What Landlords Need to Know About the Law in Michigan

What Landlords Need to Know About the Law in Michigan

The Michigan real estate market is a lucrative one for many investors in the state. Home to the nation’s longest freshwater coastline, Michigan offers countless lakeside properties and winter-water attractions. Its vibrant towns and outdoor adventures attract visitors, homebuyers, and renters, while cities like Ann Arbor, with one of the U.S.’s youngest populations, allows investors to capitalize on student housing. 

But if you do choose to buy and rent properties in the Great Lakes State, there are some stipulations you must follow. These are the Michigan landlord tenant laws, and they govern the rights and responsibilities of both you and your tenants.

This article breaks down five of the most important laws to know before renting properties in Michigan. 

#1 Rent control is banned in Michigan.

Let’s start with some good news for landlords – Michigan law bans any rent control laws or ordinances. This means that local governments cannot enact any laws that regulate or cap the price of rent in the state, which is excellent news for landlords. Instead of adhering to a state-wide cap, you can set whatever rate is most reasonable and profitable in your current market.

#2 7 days’ notice is required to evict a tenant for nonpayment.

When it comes to eviction, there are a variety of policies, laws, and procedures Michigan landlords need to follow. One such policy is the eviction notice period. Eviction laws in Michigan dictate that 7 days’ notice is required to evict a tenant who has not paid their rent past the due date.

It’s important to mention that this notice period does not apply until any grace periods have passed. Michigan state law does not require you to provide your tenants with a grace period for rent, but many do anyway. Only after any grace periods are up can you then proceed to send the 7-day eviction notice. You may only file for eviction after this period of seven days is up.

#3 Security deposits are limited to 1.5 months’ rent.

Security deposits are also highly regulated across state landlord-tenant laws. In Michigan, security deposits are limited to one and a half months’ rent. This means for units with higher rent rates, you can correspondingly charge higher security deposits since the risk of damage is presumably higher.

However, security deposits must be refunded to tenants within 30 days of their lease’s termination. If you plan to make deductions from the deposit, you can only do so for actual damages, unpaid rent, or unpaid utility bills. You must also provide an itemized list of these damages and mail them to the tenant before the 30-day period is up, with the following notice:

“You must respond to this notice by mail within seven days after receipt of same, otherwise you will forfeit the amount claimed for damages.”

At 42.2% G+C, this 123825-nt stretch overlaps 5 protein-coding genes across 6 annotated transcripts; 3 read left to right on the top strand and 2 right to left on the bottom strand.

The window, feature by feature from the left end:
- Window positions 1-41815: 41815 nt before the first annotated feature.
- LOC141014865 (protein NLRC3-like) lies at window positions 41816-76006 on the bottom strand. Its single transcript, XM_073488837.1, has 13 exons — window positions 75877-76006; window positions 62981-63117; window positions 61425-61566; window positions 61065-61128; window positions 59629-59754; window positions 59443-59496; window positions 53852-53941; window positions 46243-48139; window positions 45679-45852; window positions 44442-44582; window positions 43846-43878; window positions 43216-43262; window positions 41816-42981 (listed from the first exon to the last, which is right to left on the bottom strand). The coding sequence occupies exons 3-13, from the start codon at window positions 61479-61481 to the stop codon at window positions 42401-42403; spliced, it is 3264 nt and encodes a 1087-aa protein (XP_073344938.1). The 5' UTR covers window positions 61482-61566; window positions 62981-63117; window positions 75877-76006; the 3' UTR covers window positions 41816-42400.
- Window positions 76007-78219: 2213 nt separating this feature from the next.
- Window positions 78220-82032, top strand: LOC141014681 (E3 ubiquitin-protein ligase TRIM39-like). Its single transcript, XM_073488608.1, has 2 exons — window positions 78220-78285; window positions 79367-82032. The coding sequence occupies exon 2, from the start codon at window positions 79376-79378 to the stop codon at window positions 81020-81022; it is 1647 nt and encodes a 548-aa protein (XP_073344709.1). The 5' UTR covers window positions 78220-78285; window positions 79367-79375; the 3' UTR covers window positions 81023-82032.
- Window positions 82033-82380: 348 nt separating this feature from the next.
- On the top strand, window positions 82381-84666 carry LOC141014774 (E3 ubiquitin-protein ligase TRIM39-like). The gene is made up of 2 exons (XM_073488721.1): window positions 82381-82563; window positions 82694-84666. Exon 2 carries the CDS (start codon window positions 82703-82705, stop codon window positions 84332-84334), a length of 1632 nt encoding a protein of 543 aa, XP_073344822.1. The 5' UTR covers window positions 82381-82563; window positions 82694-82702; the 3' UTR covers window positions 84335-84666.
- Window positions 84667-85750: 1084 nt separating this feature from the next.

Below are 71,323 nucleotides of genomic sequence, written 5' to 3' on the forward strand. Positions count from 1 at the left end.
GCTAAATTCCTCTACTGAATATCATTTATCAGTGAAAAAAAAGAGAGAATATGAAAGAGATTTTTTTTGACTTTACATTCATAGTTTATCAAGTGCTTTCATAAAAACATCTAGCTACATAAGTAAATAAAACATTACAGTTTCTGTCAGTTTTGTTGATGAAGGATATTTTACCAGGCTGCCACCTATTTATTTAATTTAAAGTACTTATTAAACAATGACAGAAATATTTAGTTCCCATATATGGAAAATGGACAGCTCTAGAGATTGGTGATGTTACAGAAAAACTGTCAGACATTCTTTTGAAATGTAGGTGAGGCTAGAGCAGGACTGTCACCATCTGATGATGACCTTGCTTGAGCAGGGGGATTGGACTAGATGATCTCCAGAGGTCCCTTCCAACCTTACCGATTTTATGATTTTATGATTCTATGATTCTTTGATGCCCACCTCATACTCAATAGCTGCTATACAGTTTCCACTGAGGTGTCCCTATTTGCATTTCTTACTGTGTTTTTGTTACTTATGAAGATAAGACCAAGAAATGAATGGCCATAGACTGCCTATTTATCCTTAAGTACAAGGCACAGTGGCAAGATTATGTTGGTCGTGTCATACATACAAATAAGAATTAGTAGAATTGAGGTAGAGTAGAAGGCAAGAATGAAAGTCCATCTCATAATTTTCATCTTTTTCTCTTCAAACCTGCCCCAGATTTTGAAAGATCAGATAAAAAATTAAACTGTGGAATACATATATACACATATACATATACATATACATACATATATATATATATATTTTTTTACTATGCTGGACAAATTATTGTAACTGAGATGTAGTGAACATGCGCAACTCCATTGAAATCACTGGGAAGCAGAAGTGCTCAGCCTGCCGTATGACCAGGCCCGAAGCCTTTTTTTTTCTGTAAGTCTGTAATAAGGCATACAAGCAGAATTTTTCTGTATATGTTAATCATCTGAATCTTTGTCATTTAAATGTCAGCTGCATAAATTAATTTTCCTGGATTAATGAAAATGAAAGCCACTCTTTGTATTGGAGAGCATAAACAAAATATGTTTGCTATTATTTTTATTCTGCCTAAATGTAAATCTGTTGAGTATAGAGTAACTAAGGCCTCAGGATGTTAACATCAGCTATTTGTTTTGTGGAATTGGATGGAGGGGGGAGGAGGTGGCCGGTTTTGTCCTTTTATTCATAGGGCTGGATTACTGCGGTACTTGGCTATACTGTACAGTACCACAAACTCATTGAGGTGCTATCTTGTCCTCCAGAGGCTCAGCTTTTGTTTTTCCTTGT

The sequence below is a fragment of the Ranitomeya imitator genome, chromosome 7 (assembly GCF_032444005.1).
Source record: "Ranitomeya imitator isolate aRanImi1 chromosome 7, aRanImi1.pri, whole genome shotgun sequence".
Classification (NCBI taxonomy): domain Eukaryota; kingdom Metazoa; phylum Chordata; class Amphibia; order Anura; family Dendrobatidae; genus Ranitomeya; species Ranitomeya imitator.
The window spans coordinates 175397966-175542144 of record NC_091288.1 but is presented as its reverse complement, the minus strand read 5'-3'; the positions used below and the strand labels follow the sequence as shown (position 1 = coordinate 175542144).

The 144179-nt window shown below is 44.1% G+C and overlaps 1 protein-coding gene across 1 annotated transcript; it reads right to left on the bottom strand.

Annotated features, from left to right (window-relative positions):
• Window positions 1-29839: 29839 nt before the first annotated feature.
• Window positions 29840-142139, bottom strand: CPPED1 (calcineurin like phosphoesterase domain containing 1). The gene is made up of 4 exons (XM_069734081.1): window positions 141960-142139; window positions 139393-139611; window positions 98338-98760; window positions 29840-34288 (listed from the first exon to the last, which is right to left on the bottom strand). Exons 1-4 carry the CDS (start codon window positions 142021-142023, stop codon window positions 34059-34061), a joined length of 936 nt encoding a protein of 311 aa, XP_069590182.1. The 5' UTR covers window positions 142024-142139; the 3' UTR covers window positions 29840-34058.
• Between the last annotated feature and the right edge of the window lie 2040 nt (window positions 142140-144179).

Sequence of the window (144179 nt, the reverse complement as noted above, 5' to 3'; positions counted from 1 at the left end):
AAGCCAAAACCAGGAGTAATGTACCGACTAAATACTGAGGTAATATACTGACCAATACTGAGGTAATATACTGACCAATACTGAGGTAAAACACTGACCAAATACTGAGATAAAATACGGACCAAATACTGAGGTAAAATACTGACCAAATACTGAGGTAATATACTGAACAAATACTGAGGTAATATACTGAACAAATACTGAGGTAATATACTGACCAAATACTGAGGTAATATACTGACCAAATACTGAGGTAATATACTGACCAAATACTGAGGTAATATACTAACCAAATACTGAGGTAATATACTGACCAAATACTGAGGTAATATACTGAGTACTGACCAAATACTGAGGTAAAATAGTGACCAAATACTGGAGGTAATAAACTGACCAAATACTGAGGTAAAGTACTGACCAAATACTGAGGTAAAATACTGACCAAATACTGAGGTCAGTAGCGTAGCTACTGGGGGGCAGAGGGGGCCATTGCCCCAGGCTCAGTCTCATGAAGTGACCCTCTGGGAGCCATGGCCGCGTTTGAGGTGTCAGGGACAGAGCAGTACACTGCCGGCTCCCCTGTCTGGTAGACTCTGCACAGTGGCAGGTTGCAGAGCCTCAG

#4 Tenants have remedies in case of poor treatment.

Michigan also has laws which protect tenants from potential injustices brought about by their landlords. For instance, if you refuse to make a needed repair or comply with local health and safety laws for housing, your tenant can choose to withhold rent and deposit it in an escrow account until you remedy the breach. The tenant can also choose to arrange for the needed repair themselves by hiring a professional contractor and then deducting the cost of the repair from their next rent payment (this is called the “repair and deduct” remedy). Michigan offers both of these protections to renters, so be sure you’re aware of the consequences for failing to keep your units habitable.

Additionally, Michigan law requires you to disclose these remedies to tenants in the rental agreement or lease. You must include a notice in every lease describing the law that offers these protections, the Truth in Renting Act, and stating that the tenant may seek legal guidance with its interpretation.

#5 Criminal background checks are limited in Ann Arbor.

Fair housing laws are some of the most fiercely defended across the U.S. The Michigan Fair Housing Act provides tenants with protections against discrimination based on a range of classifications, including race, color, national origin, sex, religion, disability, and familial status. 

In Ann Arbor and several other cities, these protections are also extended to renters with criminal histories. A local law called the Michigan Fair Chance Access to Housing Ordinance prevents landlords from using or requiring applicants to undergo criminal background checks during tenant screening, with a few exceptions for landlords who receive federal funding. If your properties are located in a city with restrictions on criminal background check usage, be sure you understand them and their implications.


Michigan is a great state for investors of all types, but understanding the state’s laws and regulations is key to a successful rental business. Don’t forget to read them thoroughly and enlist the advice of a legal professional for any questions you may have about the law.